The mystery of Dubai's missing princess just deepened, nine months after her disappearance.
Sheikha Latifa bint Mohammed Al Maktoum is the daughter of Sheikh Mohammed bin Rashid Al Maktoum, Dubai's ruler and the prime minister of the United Arab Emirates. The 32-year-old has not been seen or heard from since she fled the affluent Middle East nation and the clutches of her controlling father in early March.
According to witnesses, the troubled princess was seized by armed men on a yacht about 50 kilometres off the coast of India, who planned to drag her back to Dubai where she could face prison or torture. However friends have now detailed how she spent seven years planning her failed escape bid from the Gulf state she considered a gilded prison.
The stunning details surrounding Princess Latifa Al Maktoum's doomed plan have been laid bare for the first time in a BBC documentary, Escape From Dubai, which was previewed by The Guardian.
Included in the documentary is the young woman's now infamous escape video, reportedly entrusted to a lawyer in the US and first posted on YouTube, as well as interviews with a former French spy and Finnish martial arts teacher. Both claim to have helped the princess meticulously plan her risky mission.
According to the BBC documentary, set to air in the UK on Thursday, Princess Latifa escaped from Dubai in February. It described how she changed clothes and drove by car across the border to Oman, with the help of Tiina Jauhiainen, her close friend and martial arts instructor.
Ms Jauhiainen claims Princess Latifa first asked for her help to flee in 2014, after she was brought into the royal residence to teach her capoeira, a form of Brazilian martial arts.
"I didn't hesitate. I was like, 'yes, of course.' That would be a great adventure for both of us, leave together," the teacher recalls.
The pair is said to have battled waves in a small inflatable boat and a jetski to reach a getaway boat flying a US flag in international waters where Hervé Jaubert, an ex-Navy officer was waiting. However almost 50 kilometres from the Indian coast, the tiny boat was stormed by Indian commandos, according to witnesses in the documentary.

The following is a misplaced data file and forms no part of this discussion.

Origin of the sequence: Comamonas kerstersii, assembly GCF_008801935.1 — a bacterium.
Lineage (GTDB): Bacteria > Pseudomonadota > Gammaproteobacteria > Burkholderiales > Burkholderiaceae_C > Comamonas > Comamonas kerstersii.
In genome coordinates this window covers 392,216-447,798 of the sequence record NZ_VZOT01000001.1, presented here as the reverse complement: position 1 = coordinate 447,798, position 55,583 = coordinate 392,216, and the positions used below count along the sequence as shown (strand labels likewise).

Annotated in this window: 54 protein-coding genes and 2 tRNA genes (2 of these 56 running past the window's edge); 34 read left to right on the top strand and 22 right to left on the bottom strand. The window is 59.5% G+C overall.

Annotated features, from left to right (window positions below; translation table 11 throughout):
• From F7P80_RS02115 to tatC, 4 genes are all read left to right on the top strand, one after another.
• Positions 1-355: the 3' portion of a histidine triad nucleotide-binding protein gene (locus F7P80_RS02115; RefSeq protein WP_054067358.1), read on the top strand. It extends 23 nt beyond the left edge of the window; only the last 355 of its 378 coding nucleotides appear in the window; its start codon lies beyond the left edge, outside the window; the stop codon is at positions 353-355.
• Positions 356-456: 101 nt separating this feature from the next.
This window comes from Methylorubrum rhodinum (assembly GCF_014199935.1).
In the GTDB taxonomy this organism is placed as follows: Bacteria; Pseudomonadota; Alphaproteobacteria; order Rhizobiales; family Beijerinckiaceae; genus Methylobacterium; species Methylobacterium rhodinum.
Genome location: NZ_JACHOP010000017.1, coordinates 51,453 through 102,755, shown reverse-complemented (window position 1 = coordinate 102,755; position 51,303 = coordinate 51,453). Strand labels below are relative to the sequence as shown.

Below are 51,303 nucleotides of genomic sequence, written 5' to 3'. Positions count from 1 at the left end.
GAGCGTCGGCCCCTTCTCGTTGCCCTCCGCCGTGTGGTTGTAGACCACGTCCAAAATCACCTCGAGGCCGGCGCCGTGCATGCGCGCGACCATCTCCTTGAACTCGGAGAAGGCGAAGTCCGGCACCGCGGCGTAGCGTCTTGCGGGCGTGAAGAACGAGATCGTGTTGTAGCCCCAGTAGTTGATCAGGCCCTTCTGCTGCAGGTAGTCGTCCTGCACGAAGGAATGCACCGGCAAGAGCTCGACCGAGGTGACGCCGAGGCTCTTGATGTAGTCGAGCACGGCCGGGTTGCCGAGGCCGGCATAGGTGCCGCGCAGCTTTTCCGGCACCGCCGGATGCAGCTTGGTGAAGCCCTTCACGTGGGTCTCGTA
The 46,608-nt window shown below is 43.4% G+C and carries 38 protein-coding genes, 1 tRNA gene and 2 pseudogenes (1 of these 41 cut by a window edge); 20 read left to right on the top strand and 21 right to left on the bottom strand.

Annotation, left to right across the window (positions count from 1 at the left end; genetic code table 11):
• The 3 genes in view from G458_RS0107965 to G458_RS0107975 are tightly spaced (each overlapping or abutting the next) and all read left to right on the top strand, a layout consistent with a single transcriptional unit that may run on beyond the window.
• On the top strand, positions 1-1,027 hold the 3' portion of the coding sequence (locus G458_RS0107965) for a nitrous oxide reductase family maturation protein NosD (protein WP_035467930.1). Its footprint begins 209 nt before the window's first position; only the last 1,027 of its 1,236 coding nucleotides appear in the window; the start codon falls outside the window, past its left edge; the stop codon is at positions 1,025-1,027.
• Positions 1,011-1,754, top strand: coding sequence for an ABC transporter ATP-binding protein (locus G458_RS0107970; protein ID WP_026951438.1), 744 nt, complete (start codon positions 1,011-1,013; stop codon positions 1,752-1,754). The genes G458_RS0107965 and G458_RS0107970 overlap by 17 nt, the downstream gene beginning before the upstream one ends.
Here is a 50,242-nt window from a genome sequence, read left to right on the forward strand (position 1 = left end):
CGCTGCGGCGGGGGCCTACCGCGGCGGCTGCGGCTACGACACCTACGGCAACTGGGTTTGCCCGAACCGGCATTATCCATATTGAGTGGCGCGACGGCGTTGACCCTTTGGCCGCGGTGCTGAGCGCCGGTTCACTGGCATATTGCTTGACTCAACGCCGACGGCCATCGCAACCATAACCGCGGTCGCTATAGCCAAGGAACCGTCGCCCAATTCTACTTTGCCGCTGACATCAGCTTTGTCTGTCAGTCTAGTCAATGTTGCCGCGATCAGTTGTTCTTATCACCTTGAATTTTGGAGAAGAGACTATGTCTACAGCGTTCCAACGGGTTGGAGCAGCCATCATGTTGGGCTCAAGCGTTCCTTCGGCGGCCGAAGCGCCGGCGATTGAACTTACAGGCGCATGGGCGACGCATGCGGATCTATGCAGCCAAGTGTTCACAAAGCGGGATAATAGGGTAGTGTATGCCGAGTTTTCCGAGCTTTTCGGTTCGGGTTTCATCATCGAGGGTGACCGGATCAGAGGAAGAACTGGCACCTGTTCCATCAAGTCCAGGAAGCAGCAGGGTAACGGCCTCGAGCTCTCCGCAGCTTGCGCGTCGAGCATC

Mr Jaubert, who escaped from Dubai himself following failed business dealings that resulted in a cancelled passport, says he was commissioned by the princess for the dangerous job after she read about him online. He revealed messages between the pair in which she explained her plight in the UAE. He alleges they began plotting her escape together as far back as 2011, saying she would "rather die" than return to her oppressive father's regime.
"She said that she would prefer to be killed on the boat, rather than going back to Dubai," Mr Jaubert says to the camera. "I don't even know where she is. I have the gravest concern."
In one email from Princess Latifa, she says: "I've been mistreated and oppressed all of my life.
"Women are treated like subhumans. My father … can't continue to do what he's been doing to us all."
Mr Jaubert and Princess Latifa swapped messages every two or three days for a period of several years before the plan began to take shape, he says.
Ms Jauhiainen later told a London press conference the daughter of the ruler of Dubai would be "drugged and held against her will" after the failed escape attempt.
She said the princess would be "hidden away and medicated" so that she could not communicate with the outside world.
Princess Latifa is the second of the Dubai ruler's daughters to attempt to escape a caged life of extreme wealth and privilege, only to vanish after reports of recapture. Her older sister, Princess Shamsa, was seized on the streets of Cambridge after fleeing the family's sprawling Surrey estate in 2000. Just 19 at the time, Shamsha claims she was kidnapped by members of her father's staff and returned to Dubai against her will.
Latifa is the daughter of one of the Sheikh's lesser-known wives — he has six in total. In her candid YouTube escape video, Princess Latifa claims she once spent time in jail, a torturous experience that lasted from June 2002 to October 2005 after a previous attempt to flee the city.
"It was constant torture, constant torture," she says in the video.
"Even when they weren't physically beating me up, they would torture me.
"I was in solitary confinement by myself, totally, and there's no windows, there's no light."
Mr Jaubert and Ms Jauhianien were thrown in a Dubai jail after disastrous operation. They say they were beaten, threatened with death, starved and dehydrated, and interrogated for up to 20 hours a day before finally being released.
The BBC documentary team says they believe she was returned to her father in Dubai, however no one has seen or heard from her since, despite pressure from Human Rights Watch.
Unofficial reports from government sources in Dubai suggest Latifa is safely back with her family.